Microsoft Updates IE9 HTML5 Video with WebM Support
Microsoft's Internet Explorer 9 browser now supports HTML5 video in both the industry-standard H.264 format and the newer WebM format.
In a March 16 blog post, Dean Hachamovitch, Microsoft's corporate vice president for Internet Explorer, discussed the HTML5 video format support and encourages users to try out the new WebM capability at the IE Test Drive site.
"With the WebM Project's release of WebM Components for IE9 (Preview), Windows customers running IE9 can play WebM videos in Web pages," Hachamovitch said. "IE9 is the only browser today committed to supporting both formats directly."
Indeed, Hachamovitch said in the new Video Format Support demo at the IE Test Drive site, users can try out Web pages with both video formats on them in different browsers. "You can see how Website authors can adjust the experience on their pages based on the browser and operating system the visitor is using," Hachamovitch said. "You can also see the opportunity that HTML5 video offers publishers to make video an integral part of the Web experience, especially when it is fully hardware-accelerated."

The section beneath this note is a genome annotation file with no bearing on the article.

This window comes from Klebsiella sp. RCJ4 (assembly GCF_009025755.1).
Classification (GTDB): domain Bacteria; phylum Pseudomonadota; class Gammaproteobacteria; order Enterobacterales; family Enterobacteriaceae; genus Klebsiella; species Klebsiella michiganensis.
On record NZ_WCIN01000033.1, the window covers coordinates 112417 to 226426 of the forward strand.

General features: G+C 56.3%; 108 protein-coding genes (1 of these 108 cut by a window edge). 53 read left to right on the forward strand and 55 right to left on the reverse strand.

Moreover, despite not providing WebM support bundled into IE9, Microsoft continues to appeal for an open Web by enabling support via third-party add-ons. Hachamovitch said, "The people who build and use the Web deserve practical and consistent video support rather than ideology. Working through these questions is part of moving the Web forward. The Open Web is a product of consensus and open dialog."
According to a description of the WebM support for IE9 on the WebM site: "Microsoft does not ship IE9 with WebM codecs built in, so the codecs must be installed in Windows separately. We worked closely with Microsoft to seamlessly integrate WebM with IE9, providing a great HTML5 user experience and seamless integration of our components with IE9."
WebM is an open media file format designed for the Web. WebM files consist of video streams compressed with the VP8 video codec and audio streams compressed with the Vorbis audio codec. The WebM file structure is based on the Matroska media container. VP8 is a video-compression technology that was developed by On2 Technologies. Google acquired On2 in February 2010.
Meanwhile, covering why Microsoft does not bundle support for WebM into IE9, Hachamovitch said:
As an industry, we still face many legitimate, unanswered questions about liability, risks and support for WebM, such as:
- Who bears the liability and risk for consumers, businesses and developers until the legal system resolves the intellectual-property issues?
- When and how does Google genuinely make room for the Open Web Standards community to engage?
- What is the plan for restoring consistency across devices, Web services and the PC?